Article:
Peninsula-Delaware met June 7-11 in Princess Anne, Md., with Bishop Marcus Matthews presiding. The annual conference sessions, with the theme "One Lord, One Mission . . . To All the World," began June 9. The opening worship featured Bishop Matthews. Guests for the conference included Bishop David Yemba (Central Congo Area) and his wife, Henrietta. "Bishop Peter D. Weaver Central Congo Partnership Renewal,"a resolution for the continuation of a partnership between the Central Congo and the Peninsula-Delaware Conference, was passed. The budget, totaling $5.075 million [a 2% increase from last year.] was passed. Karen Greenwaldt, general secretary at the General Board of Discipleship, brought the message during the celebration of the 50th anniversary of full clergy rights for women. The conference also celebrated with the Korean ministries through music, dance, and a history of the Methodist Church in Korea as well as the Korean American congregations within the conference. "Resolution for Colloquium on Membership and Ministry in Light of Recent Judicial Council Rulings" was brought before the body and was adopted by a vote of 213 to 172. Membership is 93,654, down 676. - Tamara Ward, as reported in UMNewscope, July 7, 2006.

Rio Grande met June 1-3 at McMurry University in Abilene, Texas, under the theme, "Un Momento Nuevo Con Cristo" or "A New Moment With Christ." The cabinet drew new district lines in January reflecting reduction from four districts to three. Members approved implementation of the Common Table, a 26-member voting body to carry out the programmatic portfolios previously held by the conference council on ministries.. Members celebrated the 50th anniversary of full clergy rights for women with three sharing their personal ministry testimonies. Thirty clergywomen were highlighted as serving in the conference during the past 50 years. Bishop Minerva Carcaño (Phoenix Area) was noted as the conference's first female elder and superintendent and the UMC's first Hispanic female bishop. The conference approved a $908,116 budget for 2007, a 10% increase beyond 2006. Members approved a resolution on immigration reform calling all churches to 1) receive training on immigration and border issues and to adopt a curriculum for study; 2) create local ministries for immigrants such as ESL and citizenship classes and to work with Justice for Our Neighbors to establish immigration clinics, to organize fellowship dinners, and to advocate for justice; 3) become sanctuary churches; 4) support a border ministry in cooperation with the Southwest Texas Conference; and 5) examine carefully the situation in the United States, and to seize opportunity for inclusion of immigrants. [It] also urges legislators to support fair and just immigration laws 1) treating immigrants with dignity and respect; 2) allowing undocumented immigrants contributing to our society to remain and become permanent residents and eventually citizens; 3) providing for guest workers to receive fair wages, treatment, and protection of the law; 4) granting permanent residence to college bound students; 5) safeguarding asylum seekers and insuring an opportunity for fair hearing; and 6) protecting individuals and organizations acting as good Samaritans. Conference membership is 14,468, down 38. - Abel Vega Jr., as reported in UMNewscope, July 14, 2006.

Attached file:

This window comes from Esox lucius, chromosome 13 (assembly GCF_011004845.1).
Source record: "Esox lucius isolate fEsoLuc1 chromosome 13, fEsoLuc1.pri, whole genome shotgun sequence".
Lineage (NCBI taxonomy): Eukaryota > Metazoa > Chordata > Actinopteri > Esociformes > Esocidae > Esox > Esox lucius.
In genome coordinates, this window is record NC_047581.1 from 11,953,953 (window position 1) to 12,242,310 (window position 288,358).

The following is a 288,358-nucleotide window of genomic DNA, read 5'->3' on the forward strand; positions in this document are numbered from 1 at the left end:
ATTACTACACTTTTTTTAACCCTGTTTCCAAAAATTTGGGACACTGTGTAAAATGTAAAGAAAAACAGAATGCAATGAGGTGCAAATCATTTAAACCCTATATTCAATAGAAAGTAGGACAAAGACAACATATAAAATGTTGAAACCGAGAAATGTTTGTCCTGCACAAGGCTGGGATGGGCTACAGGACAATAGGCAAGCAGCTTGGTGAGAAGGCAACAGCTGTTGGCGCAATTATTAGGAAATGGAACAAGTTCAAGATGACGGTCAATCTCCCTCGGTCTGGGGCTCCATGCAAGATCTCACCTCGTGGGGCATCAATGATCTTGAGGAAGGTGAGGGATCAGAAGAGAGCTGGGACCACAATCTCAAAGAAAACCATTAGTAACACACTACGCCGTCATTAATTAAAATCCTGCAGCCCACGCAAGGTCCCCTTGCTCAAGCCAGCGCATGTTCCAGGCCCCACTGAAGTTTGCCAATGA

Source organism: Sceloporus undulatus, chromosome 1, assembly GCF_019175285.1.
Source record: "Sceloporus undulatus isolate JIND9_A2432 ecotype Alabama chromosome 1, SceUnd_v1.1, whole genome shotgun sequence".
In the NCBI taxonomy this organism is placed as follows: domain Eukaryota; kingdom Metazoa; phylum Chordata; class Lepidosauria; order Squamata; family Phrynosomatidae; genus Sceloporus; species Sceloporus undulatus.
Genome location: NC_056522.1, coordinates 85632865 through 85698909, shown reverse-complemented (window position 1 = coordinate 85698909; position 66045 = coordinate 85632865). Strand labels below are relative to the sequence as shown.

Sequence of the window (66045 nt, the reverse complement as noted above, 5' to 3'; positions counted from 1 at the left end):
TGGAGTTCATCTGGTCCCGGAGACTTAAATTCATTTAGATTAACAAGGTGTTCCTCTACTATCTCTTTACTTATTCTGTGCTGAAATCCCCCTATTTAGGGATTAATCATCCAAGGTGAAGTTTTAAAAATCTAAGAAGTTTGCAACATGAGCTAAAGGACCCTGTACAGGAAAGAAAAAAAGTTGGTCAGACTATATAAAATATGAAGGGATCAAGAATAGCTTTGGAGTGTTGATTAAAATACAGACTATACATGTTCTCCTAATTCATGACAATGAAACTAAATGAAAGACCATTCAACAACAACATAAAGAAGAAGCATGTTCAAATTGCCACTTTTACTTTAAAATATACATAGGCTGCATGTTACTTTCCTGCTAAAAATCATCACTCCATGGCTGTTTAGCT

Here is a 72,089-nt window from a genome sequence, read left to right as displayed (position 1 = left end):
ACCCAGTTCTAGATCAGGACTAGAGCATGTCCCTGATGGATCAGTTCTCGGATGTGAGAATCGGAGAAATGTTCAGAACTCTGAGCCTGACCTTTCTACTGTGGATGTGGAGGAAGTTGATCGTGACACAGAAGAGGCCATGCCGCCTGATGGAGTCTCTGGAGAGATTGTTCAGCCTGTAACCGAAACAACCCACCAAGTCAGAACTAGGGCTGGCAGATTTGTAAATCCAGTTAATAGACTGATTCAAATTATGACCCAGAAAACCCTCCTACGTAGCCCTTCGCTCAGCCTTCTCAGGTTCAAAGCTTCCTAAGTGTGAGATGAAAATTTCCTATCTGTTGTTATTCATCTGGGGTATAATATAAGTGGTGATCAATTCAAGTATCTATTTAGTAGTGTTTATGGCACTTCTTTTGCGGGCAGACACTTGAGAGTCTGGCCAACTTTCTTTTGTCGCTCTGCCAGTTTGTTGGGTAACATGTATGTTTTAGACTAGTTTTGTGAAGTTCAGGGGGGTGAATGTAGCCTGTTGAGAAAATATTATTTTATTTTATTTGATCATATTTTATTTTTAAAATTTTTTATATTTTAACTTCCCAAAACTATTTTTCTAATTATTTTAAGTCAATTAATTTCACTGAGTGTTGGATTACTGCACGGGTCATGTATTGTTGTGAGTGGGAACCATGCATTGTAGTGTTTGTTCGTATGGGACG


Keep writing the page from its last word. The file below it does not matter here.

Rocky Mountain met June 21-24 in Denver around the theme "Caring Hands Unite: Churches Building Churches." Bishop Warner H. Brown Jr. announced he would lead study groups on two books, Good to Great and Good to Great and the Social Sectors. The celebration of 50 years of full clergy rights for women featured streamers above and on the arms of about 200 clergywomen, who also wore brightly-colored stoles. Bishop Minerva Carcaño (Phoenix Area) preached both services. Also affirmed was an invitation to pastors to "voluntarily relinquish the authority granted them by the Judicial Council decision 1032" and receive those willing, after suitable instruction, to affirm the membership vows. The US House Resolution 676 was supported, which would move towards a "Medicare for all" approach to healthcare. General Conference petitions approved included one mandating the pastor be present at staff/pastor-parish relations committee meetings (¶ 259.2e) except when the pastor voluntarily excuses his or herself; asking that "sensitive attention be given to clergy when there are family members with physical or mental challenges" (¶ 430.1); and mandating